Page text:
*Dermot Kelly, co-owner of Shannon Springs Hotel. Photo by John Mangan
Clare hoteliers are calling for urgent Government support for the tourism sector as hotel bookings plummet due to Level 3 COVID-19 restrictions.
A new survey, from the Industry Hotels Federation (IHF), has revealed the brunt of additional Government restrictions, resulting in occupancy rates of 21 per cent for October and 11 per cent for November in the Mid-West. Due to a decline of 84 per cent in overseas visitors noted by the Central Statistics Office (CSO) in August 2020; 8,800 tourism (75%) jobs are at risk across Clare and nearly 36,000 jobs at risk across the wider region.
Tourism plays a vital economic role across Clare and the wider region. Prior to COVID-19, Clare’s tourism and hospitality industry supported 12,000 jobs and generated €266 million in revenue annually for the local economy.
Clare Hoteliers have outlined a number of urgent Government measures required to safeguard Irish tourism as part of this year’s Budget. Firstly, Clare Hoteliers are calling on the Employment Wage Subsidy Scheme (EWSS) rates of support to be increased to the previous levels of €350/€410 per week for businesses that can demonstrate a 50% reduction in turnover for a 12 month period. Secondly, there are calls for the tourism Vat to be reduced to 9%, ‘to assist recovery and secure a viable and sustainable future for tourism.’ VAT on Irish Hotels is currently the second highest in Europe and higher than 30 European Countries.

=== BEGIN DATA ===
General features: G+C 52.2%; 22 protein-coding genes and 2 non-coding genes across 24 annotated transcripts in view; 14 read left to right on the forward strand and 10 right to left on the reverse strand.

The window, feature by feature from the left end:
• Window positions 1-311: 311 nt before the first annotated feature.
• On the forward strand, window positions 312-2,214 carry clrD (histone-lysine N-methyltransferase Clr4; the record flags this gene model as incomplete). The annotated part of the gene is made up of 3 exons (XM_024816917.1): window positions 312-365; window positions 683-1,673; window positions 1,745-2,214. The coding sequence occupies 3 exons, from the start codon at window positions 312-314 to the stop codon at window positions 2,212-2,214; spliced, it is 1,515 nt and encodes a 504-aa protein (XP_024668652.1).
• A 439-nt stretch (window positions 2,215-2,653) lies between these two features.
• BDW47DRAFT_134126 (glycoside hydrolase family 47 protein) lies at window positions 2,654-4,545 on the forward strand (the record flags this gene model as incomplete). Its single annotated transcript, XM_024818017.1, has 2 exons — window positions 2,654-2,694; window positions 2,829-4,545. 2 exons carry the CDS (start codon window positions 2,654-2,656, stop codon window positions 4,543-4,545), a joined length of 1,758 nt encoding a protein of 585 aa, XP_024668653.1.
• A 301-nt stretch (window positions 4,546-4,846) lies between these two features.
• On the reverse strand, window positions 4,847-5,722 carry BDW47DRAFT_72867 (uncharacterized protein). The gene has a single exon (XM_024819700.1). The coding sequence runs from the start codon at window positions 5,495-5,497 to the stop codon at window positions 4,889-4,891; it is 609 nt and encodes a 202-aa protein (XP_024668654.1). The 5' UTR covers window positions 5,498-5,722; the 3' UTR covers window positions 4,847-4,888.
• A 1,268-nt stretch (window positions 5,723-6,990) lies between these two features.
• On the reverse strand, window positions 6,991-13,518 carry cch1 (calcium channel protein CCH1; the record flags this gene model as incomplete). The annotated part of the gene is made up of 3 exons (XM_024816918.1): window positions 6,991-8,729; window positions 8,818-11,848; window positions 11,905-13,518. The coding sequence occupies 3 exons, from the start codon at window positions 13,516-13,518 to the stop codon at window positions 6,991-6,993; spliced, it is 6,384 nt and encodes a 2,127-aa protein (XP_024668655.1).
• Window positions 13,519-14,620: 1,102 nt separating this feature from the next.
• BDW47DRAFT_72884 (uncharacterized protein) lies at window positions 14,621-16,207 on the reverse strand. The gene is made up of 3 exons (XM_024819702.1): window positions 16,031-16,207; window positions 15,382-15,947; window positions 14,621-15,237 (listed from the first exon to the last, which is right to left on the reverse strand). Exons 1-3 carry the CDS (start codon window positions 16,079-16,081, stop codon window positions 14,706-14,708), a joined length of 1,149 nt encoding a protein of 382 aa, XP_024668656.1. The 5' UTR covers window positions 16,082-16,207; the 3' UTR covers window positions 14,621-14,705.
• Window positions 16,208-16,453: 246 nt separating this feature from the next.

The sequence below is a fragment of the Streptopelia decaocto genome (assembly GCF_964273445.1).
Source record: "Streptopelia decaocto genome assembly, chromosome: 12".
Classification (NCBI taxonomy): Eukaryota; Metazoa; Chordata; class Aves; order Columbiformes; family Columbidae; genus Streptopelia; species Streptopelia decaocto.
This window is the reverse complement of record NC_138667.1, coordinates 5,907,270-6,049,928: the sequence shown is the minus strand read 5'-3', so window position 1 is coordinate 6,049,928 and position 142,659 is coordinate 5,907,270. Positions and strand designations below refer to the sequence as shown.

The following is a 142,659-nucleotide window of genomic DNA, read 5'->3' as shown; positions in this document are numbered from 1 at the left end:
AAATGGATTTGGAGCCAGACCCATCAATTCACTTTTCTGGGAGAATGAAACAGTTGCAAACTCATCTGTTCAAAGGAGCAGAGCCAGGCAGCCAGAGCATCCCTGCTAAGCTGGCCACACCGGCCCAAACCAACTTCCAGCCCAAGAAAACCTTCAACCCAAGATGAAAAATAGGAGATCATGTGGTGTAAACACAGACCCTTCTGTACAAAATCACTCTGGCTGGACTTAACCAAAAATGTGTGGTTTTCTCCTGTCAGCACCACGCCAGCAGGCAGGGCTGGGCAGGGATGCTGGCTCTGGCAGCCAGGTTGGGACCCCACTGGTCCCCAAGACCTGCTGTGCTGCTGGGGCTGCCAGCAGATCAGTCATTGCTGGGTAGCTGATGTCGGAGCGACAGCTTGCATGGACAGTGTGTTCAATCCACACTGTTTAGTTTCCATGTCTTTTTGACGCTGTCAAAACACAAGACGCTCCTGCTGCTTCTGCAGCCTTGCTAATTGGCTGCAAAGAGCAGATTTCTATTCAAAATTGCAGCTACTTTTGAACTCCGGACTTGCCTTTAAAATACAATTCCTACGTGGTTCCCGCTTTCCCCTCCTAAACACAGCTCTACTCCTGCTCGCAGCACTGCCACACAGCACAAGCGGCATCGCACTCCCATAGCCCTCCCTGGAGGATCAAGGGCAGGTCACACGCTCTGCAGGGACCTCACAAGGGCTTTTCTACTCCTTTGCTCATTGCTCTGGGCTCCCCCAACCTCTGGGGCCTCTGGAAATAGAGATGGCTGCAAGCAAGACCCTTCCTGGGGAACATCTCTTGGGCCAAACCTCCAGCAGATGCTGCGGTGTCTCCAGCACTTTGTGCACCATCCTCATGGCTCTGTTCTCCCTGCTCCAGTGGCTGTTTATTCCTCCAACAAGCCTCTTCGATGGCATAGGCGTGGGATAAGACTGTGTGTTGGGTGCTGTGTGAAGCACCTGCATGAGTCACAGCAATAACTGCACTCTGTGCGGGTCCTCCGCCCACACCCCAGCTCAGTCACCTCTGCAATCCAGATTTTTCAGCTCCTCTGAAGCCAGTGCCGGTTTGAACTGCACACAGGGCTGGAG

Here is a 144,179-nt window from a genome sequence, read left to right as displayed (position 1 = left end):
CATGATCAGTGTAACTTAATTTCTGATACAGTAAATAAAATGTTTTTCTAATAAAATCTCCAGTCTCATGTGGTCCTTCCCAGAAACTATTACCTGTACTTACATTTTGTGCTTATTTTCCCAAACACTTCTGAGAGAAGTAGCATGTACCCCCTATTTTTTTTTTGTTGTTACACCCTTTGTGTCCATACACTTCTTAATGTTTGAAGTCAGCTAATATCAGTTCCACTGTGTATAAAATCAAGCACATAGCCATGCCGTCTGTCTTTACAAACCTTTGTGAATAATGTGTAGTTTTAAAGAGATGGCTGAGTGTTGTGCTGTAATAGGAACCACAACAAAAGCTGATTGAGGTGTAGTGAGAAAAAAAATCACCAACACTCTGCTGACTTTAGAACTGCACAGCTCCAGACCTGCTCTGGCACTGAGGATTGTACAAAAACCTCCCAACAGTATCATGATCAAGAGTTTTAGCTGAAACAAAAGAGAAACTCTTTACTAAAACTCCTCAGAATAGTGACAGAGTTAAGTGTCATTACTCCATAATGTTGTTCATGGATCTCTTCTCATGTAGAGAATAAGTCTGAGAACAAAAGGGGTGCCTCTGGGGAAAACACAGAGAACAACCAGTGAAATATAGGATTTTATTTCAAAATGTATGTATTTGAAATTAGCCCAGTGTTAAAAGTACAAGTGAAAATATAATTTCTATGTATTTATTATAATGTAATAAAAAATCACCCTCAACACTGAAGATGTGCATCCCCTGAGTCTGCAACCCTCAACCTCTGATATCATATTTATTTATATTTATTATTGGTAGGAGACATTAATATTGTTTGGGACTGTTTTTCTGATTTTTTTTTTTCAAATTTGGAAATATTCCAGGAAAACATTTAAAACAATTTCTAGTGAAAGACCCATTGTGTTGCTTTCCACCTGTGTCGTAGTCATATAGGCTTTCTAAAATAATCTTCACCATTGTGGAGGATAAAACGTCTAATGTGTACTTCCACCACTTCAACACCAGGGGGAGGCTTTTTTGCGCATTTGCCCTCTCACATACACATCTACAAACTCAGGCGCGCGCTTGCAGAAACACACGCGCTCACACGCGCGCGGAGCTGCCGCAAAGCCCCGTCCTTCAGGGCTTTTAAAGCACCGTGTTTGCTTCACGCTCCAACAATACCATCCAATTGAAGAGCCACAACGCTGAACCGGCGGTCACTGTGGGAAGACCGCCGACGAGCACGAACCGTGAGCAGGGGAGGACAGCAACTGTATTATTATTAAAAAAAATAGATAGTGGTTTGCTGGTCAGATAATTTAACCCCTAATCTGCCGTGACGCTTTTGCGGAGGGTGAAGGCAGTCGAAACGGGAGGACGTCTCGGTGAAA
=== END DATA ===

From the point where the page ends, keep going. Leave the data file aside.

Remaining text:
Additional liquidity measures are also sought to help fund hotels during the coming months as a result of the cash flow lost out due to COVID-19 restrictions, including extension of the moratorium on bank term loans from 6 months to 12 months. Finally, hoteliers are calling on a local authority rate waiver to be extended for tourism businesses to coincide with COVID-19 interruption and for a minimum of 12 months. Hoteliers feel that payment of local authority rates should be based on reduced levels of activity due to the crisis and until the industry has recovered.
Calls for additional supports to be provided to Shannon Airport have been made in light of cuts from several major airlines and the underlying threat of many that are looking to follow suit.
Dermot Kelly, Chair of the IHF Shannon Branch expressed his worry with the present situation at Shannon Airport. “We are hugely concerned about the recent decision by United Airlines and Delta not to resume flights from Shannon International Airport in 2021 and the risk that Aer Lingus will move aircraft serving UK and US routes to other airport hubs. This is further compounded by Ryanair’s threat to close their Shannon base. If these hubs are closed this will have a detrimental impact on the West and Mid-West regions for future growth of regional Ireland.”
“We must focus on ways to restore international travel safely as soon as possible – a market that equates to 70% of our market base annually. In immediate term, this will require an urgent alignment of our national travel policy with the framework being adopted by the EU. This must be backed up by an effective testing and tracking regime to facilitate safe travel and protect the health and livelihoods of all,” the co-owner of Shannon Springs Hotel added.